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Photosynthesis in Higher Plants Dark Reaction for NEET

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Last updated date: 17th Apr 2024
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An Introduction to Dark Reaction

Photosynthesis consists of two arrangements of responses: light and dark reactions. These reactions are in some cases referred to as light-dependent reactions and light-independent reactions, respectively.


Dark reactions do not require sunlight and can occur even when it is not present. The energy molecules created during light processes are used in dark reactions. Food is actually synthesised in these reactions.


The dark reaction of photosynthesis is frequently known as the Calvin cycle, after Melvin Calvin who found it. It was founded by three researchers, specifically Calvin, Benson, and Bassham. Thus, this cycle is additionally called the ‘Calvin-Benson-Bassham cycle’. This reaction is also called numerous different names, for example, the C3 cycle or reductive pentose phosphate cycle. The plants that have the Calvin cycle are known as C3 plants.


What is Dark Reaction?

Dark reaction is a series of reactions that include carbon fixation, reducing the resultant molecule to make glucose, and regenerating the carbon-fixing substrate. All of these events take place without the usage of any light energy from the Sun, instead of relying on ATP and NADPH created during light reactions that did require light energy. Plants use the dark reaction to convert CO2 from the environment into glucose, a sugar that may be stored as energy.


Site of Dark Reaction of Photosynthesis

  • There are two reactions in photosynthesis: light and dark reactions.

  • Light reaction of photosynthesis requires light and occurs in the thylakoid.

  • The dark reaction of photosynthesis isn't reliant upon daylight; however, it doesn't mean it doesn't happen in its presence.

  •  The dark reaction happens both in the presence and absence of daylight.

  •  This reaction happens in the stroma of the chloroplasts which are cell organelles known as the ‘kitchen of the cells’.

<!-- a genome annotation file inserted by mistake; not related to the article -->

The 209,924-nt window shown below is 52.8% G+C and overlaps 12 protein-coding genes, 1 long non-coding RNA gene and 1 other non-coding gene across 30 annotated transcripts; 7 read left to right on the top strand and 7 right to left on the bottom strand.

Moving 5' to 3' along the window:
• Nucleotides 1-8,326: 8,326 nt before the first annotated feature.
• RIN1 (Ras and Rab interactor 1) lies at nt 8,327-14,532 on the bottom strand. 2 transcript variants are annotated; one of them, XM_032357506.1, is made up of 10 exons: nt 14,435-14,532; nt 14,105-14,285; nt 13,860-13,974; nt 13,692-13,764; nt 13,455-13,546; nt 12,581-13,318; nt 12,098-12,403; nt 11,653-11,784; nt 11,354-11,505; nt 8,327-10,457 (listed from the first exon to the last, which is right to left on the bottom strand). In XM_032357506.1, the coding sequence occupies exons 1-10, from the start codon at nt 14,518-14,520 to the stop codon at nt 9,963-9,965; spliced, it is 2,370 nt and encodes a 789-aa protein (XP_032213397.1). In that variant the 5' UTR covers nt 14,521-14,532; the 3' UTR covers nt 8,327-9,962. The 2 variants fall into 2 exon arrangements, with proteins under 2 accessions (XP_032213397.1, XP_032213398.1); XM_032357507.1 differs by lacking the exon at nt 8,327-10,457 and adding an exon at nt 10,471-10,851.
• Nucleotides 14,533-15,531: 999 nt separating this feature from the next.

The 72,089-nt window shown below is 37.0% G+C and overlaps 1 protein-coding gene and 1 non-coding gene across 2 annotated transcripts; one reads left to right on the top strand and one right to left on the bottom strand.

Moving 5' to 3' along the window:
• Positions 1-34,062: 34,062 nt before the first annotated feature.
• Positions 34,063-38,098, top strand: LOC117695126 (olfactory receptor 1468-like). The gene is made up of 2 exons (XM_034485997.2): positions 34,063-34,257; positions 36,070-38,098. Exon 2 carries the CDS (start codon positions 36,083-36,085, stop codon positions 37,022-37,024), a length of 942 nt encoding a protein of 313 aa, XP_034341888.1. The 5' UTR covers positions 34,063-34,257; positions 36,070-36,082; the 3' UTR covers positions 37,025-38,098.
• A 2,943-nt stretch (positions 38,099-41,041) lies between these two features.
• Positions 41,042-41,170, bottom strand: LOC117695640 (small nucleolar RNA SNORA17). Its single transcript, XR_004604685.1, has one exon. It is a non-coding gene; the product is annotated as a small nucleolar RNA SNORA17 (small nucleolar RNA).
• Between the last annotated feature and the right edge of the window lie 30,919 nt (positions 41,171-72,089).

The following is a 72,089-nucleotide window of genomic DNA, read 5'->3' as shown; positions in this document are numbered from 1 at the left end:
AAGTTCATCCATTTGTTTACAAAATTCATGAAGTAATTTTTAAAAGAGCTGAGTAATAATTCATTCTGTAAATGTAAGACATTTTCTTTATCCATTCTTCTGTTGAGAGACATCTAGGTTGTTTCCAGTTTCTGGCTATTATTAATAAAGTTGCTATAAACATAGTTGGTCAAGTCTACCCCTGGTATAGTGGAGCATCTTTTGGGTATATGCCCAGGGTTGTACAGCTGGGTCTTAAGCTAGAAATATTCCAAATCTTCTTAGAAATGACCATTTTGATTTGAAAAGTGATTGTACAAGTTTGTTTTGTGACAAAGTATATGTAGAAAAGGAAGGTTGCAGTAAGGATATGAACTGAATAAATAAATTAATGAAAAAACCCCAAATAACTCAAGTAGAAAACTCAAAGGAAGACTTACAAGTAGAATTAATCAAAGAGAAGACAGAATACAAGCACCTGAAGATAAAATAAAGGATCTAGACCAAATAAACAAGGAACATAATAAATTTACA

• The dark phase of photosynthesis is the genuine stage where food is synthesised by the plants and it utilises the energy created by the light reactions.


Site of Photosynthesis Light and Dark Reaction


Site of Photosynthesis Light and Dark Reaction


Steps of Dark Reaction

  • The dark reaction of photosynthesis utilises ATP and NADPH to create energy molecules.

  • It doesn’t require any photosystem.

  • Photolysis of water doesn't happen.

  • Photosynthesis in higher plants' dark reaction is called so on the grounds that it doesn't need light energy.

  • The C3 and C4 cycles are involved in the dark phase of photosynthesis.


C3 Cycle

This cycle involves three major steps as explained below:

Carbon-fixation:

  • Ribulose-1, 5-bisphosphate combines with carbon dioxide to fix it to a 3-carbon compound 3-phosphoglyceric acid.

  • The catalyst RuBisCO is associated with the interaction.

  • Ribulose-1, 5-bisphosphate is a five-carbon compound that leads to the formation of two molecules of 3-phosphoglyceric acid.

Reduction:

  • 2 atoms of ATP and NADPH fix one particle of carbon dioxide to frame glyceraldehyde-3-phosphate.

  • 3PGA uses 6 ATP molecules to form 1, 3-phosphoglycerate.

  •  In the subsequent stage, 6 NADPH frame glycerol-3 - phosphate.

Regeneration: 

  • Synthesis of glucose and regeneration of RuBP occurs in this step of the cycle.

  • Some glyceraldehyde-3-phosphate particles go through a progression of responses to frame glucose.

  • The RuBP recovers to proceed with the cycle.

Steps of Dark Reaction of Photosynthesis


Steps of Dark Reaction of Photosynthesis


Photorespiration